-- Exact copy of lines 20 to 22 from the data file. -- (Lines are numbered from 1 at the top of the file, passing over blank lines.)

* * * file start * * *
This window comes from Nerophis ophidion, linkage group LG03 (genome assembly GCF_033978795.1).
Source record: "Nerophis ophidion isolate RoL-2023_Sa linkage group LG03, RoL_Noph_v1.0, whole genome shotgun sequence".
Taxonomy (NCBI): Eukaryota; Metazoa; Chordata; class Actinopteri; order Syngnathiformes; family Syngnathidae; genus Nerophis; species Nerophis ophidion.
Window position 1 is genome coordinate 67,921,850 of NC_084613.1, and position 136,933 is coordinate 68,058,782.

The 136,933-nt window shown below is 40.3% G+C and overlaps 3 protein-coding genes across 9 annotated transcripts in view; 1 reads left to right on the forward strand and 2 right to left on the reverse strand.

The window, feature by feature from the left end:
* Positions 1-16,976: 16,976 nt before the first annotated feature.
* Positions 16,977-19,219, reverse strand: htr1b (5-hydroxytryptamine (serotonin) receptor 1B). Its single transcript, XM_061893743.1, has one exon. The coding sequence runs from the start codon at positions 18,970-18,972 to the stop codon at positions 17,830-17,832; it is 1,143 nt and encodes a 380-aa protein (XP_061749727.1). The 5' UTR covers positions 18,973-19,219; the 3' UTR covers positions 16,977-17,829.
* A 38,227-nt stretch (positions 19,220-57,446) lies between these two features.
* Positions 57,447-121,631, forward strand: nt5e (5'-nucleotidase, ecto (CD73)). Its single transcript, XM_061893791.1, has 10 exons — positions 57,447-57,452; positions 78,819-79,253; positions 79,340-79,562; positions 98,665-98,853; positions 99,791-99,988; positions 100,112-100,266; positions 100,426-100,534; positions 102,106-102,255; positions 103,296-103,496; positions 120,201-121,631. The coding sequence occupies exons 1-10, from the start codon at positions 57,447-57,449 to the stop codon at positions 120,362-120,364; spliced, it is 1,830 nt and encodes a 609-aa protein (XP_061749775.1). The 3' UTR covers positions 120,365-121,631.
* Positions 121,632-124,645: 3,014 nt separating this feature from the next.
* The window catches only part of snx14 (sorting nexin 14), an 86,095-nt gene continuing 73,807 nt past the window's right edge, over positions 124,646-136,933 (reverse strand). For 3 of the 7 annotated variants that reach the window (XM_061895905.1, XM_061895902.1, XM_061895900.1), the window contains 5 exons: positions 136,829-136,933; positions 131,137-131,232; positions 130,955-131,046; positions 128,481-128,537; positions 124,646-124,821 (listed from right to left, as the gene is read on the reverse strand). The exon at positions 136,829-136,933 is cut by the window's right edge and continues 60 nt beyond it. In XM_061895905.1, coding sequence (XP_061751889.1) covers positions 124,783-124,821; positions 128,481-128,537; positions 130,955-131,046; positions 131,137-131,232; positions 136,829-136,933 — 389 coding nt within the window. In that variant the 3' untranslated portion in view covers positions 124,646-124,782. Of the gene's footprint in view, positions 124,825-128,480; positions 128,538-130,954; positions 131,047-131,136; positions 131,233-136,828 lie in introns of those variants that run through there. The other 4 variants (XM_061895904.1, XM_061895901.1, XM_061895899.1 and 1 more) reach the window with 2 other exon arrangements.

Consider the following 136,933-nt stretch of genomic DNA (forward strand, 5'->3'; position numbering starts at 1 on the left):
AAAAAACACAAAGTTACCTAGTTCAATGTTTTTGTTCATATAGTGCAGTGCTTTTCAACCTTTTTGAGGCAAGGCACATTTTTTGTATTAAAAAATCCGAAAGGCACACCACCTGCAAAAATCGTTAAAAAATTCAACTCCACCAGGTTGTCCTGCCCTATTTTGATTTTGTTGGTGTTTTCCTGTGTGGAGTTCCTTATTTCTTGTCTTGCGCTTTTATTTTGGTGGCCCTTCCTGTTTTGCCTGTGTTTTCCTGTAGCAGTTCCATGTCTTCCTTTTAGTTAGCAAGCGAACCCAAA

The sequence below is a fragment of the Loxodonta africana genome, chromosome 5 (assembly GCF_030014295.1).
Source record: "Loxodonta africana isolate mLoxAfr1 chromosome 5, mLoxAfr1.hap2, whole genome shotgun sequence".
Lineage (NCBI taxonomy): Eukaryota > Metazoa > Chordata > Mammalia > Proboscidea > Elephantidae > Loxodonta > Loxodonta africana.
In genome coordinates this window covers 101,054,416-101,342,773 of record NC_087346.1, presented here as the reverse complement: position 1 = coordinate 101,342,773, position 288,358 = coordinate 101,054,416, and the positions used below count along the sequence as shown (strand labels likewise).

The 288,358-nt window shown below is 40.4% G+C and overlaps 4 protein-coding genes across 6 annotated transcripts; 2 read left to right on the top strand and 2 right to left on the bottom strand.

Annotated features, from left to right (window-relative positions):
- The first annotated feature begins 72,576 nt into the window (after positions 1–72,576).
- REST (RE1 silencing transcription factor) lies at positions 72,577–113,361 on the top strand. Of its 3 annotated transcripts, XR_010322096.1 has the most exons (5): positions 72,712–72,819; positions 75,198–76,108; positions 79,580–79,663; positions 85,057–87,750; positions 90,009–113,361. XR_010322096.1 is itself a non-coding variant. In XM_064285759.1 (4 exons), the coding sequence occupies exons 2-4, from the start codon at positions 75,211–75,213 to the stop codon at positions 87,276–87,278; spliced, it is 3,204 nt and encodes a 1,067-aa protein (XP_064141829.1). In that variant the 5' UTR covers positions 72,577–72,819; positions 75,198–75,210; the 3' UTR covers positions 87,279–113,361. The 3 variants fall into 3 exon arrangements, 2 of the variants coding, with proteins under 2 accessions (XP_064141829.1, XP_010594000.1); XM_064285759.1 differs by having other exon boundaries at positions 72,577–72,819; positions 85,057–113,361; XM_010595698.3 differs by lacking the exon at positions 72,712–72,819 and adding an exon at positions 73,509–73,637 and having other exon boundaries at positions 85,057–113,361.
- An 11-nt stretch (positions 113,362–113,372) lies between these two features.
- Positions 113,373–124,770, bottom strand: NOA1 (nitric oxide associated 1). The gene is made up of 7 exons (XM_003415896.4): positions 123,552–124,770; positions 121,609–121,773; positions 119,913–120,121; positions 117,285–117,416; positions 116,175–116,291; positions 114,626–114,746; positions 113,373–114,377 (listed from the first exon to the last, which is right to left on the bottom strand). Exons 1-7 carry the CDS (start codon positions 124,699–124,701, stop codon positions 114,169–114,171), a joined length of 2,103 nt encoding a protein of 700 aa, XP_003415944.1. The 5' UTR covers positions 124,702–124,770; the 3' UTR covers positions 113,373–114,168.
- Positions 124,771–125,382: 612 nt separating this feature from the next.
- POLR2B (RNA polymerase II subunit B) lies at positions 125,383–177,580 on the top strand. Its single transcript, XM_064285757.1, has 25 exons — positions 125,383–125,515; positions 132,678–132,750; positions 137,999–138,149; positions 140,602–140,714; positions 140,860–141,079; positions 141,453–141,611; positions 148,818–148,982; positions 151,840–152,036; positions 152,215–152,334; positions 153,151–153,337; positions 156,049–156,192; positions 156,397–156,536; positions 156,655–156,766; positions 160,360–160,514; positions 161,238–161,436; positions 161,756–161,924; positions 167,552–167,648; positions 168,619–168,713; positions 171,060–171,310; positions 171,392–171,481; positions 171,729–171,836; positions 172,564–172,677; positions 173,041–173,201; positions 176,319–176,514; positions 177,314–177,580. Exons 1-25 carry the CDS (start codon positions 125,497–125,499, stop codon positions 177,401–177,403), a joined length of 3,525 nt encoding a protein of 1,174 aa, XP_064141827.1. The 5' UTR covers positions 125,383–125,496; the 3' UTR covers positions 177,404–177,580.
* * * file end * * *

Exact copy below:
Annotated features, from left to right (window-relative positions):
- The first annotated feature begins 72,576 nt into the window (after positions 1–72,576).
- REST (RE1 silencing transcription factor) lies at positions 72,577–113,361 on the top strand. Of its 3 annotated transcripts, XR_010322096.1 has the most exons (5): positions 72,712–72,819; positions 75,198–76,108; positions 79,580–79,663; positions 85,057–87,750; positions 90,009–113,361. XR_010322096.1 is itself a non-coding variant. In XM_064285759.1 (4 exons), the coding sequence occupies exons 2-4, from the start codon at positions 75,211–75,213 to the stop codon at positions 87,276–87,278; spliced, it is 3,204 nt and encodes a 1,067-aa protein (XP_064141829.1). In that variant the 5' UTR covers positions 72,577–72,819; positions 75,198–75,210; the 3' UTR covers positions 87,279–113,361. The 3 variants fall into 3 exon arrangements, 2 of the variants coding, with proteins under 2 accessions (XP_064141829.1, XP_010594000.1); XM_064285759.1 differs by having other exon boundaries at positions 72,577–72,819; positions 85,057–113,361; XM_010595698.3 differs by lacking the exon at positions 72,712–72,819 and adding an exon at positions 73,509–73,637 and having other exon boundaries at positions 85,057–113,361.